Christopher Simnett: Barankowski Breezes to Eastern Canadian Men’s Over-35 Crown

Written by: Christopher Simnett


***Chris grew up playing tennis in B.C. and was ranked as high as No. 2 provincially in the U12 and U16 divisions. He played in two junior national championships in the 80s. Now 39 years old, he is the “community champion” for the Tennis Canada Building Tennis Communities strategy in Airdrie, AB, where he lives with his wife and eight-year-old son. Chris spent 15 years as a journalist writing about sports for newspapers in B.C. and Alberta. He now works in public relations in Calgary. To learn more about Chris and his blog, please visit***


Top-seed Adam Barankowski breezed to the men’s Over-35 title at the Eastern Canadian Senior Indoor National Championships at Toronto’s Mayfair West Fitness and Racquet Club on Sunday. Ontario’s Barankowski defeated second-seed Charles Gembes, also from Ontario 6-2, 6-4 in Sunday’s final. Barankowski lost a total of 10 games in three matches en route to the title.

Ontario’s Ben Woo, the top seed, defeated Sylvan Lake Alberta’s Rene Simon, seeded second, 6-3, 6-2 in the men’s O40 final. Jean-Guy Sauve, the top seed in the men’s O45 division, defeated second seed Gary Meanchos 4-6, 7-6(6), 6-4 in that division’s championship match.

Quebec’s Jean-Pierre Cote, the top-seed in the men’s O50 division, dumped second-seed and fellow Quebecker Denis Dumas 7-6(4), 6-4 in the O50 final while top-seed James Cameron defeated second-seed Sergey Borodulin 6-1, 7-6(2) to win the men’s O55 title.

In women’s action, Jennifer Black won the Over-30 title with a 2-0 round-robin record. Paula Sousa was second, winning once and losing once while Louise Greig pulled up the rear. Andreanne Martin won the women’s O40 title with a 4-0 record in the round-robin. Jennifer Bishop was second, going 3-1, Janet Hofstra finished third with a 2-2 record and Nancy Behm was third.

Second-seed Diane Blondeaux of Ontario won the women’s O45 crown, defeating top-seed and fellow Ontarian Alison Taylor 6-3 6-2 in Sunday’s final at Toronto’s Granite Club. Blondeaux defeated B.C.’s Karen Clarke 6-3, 6-2 in the semifinals while Taylor beat Red Deer, Alberta’s Marianne Badenhorst 6-3, 6-1 in the other semi.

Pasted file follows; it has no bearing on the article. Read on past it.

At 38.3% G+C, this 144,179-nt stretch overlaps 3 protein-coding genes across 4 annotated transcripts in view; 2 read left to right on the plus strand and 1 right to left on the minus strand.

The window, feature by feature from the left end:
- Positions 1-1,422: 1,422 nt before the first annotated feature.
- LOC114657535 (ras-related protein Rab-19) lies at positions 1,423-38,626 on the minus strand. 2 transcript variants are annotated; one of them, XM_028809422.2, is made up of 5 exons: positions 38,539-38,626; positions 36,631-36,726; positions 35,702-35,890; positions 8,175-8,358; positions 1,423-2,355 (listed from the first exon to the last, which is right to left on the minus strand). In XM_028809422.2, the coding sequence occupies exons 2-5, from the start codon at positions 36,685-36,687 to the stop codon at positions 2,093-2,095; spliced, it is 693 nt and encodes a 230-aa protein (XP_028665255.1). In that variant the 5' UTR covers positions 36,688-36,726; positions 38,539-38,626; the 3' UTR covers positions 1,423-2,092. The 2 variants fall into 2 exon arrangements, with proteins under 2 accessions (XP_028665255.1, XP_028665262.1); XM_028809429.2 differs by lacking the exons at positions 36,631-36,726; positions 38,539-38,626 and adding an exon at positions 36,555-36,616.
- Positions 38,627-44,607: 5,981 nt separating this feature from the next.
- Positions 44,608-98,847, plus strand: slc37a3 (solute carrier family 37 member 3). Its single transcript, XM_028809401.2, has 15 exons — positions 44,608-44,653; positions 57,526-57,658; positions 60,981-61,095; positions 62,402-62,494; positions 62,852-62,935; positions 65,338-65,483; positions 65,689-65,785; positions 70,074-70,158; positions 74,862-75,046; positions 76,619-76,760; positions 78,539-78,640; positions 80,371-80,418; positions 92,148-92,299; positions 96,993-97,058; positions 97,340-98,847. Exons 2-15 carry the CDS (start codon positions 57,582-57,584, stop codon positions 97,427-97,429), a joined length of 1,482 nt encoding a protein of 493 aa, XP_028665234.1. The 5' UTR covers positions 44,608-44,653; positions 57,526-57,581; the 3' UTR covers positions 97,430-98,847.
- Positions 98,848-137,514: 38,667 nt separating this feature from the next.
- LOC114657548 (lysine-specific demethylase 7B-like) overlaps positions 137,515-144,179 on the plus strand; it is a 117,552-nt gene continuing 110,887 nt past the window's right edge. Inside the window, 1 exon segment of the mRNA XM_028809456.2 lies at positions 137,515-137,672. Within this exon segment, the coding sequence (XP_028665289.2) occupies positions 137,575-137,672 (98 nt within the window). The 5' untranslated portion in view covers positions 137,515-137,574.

Second-seed Erin Boynton of Ontario defeated unseeded Susanna Sekely of Ontario 6-0, 6-3 in the final of the women’s O50 division also at the Granite Club. Sekely upset top-seed Michelle Karis of Nova Scotia 6-3, 3-6, 6-4 in Saturday’s semifinals.

Unseeded Patricia Babcock of Ontario won the O55 title with a 6-4, 7-6 victory over second-seed Christa Cameron of Ontario in the final at the Granite Club. In Saturday’s semifinals, Babcock upset top-seeded Frances Critchley of Ontario 6-3, 6-3.

Top-seed Louise Moulin of Quebec won the O60 title, defeating Ontario’s Anke Magnus, the second-seed 6-3, 4-6, 6-1 in Sunday’s final. Top-seeded Ontarian Mary  Ann Gaskin claimed the O65 crown, with a 6-0, 6-2 win over unseeded Louise Langston of Quebec in Sunday’s final. Langston defeated second-seed Susan Gilbertson of Alberta 2-6, 6-2, 7-6 in the semifinals.

A deeper dive into second serve statistics

The two most widely reported second serve statistics in professional tennis are the number of double faults a player hit, and their second serve winning percentage. If we’re trying to understand the effectiveness of a particular player’s second serve, relying only on those statistics has significant drawbacks. Article by Michal Kokta.

Yves Boulais: No Excuses… Get Working

Yves was proud to work with players including Greg Rudsedski, Patricia Hy, Oliver Marach, Eugenie Bouchard and Rebecca Marino, who achieved excellent results on the world stage. He was an Olympic Coach in Barcelona 1992 & Atlanta 1996, and Captain of the Canadian FedCup Team 1998 – 2000.

Update on UK Tennis Situation with Master Louis Cayer

I would like to share a mindset I instil in all the players I coach, one I believe has greatly influenced all of the player’s performances; “whatever happens, I can handle it.” This mindset is achieved through a systematic, tactical development process, so that whoever the opponent, whatever the surface, regardless of the environment, or scoring, the players can, and will rise to the challenge as it is presented.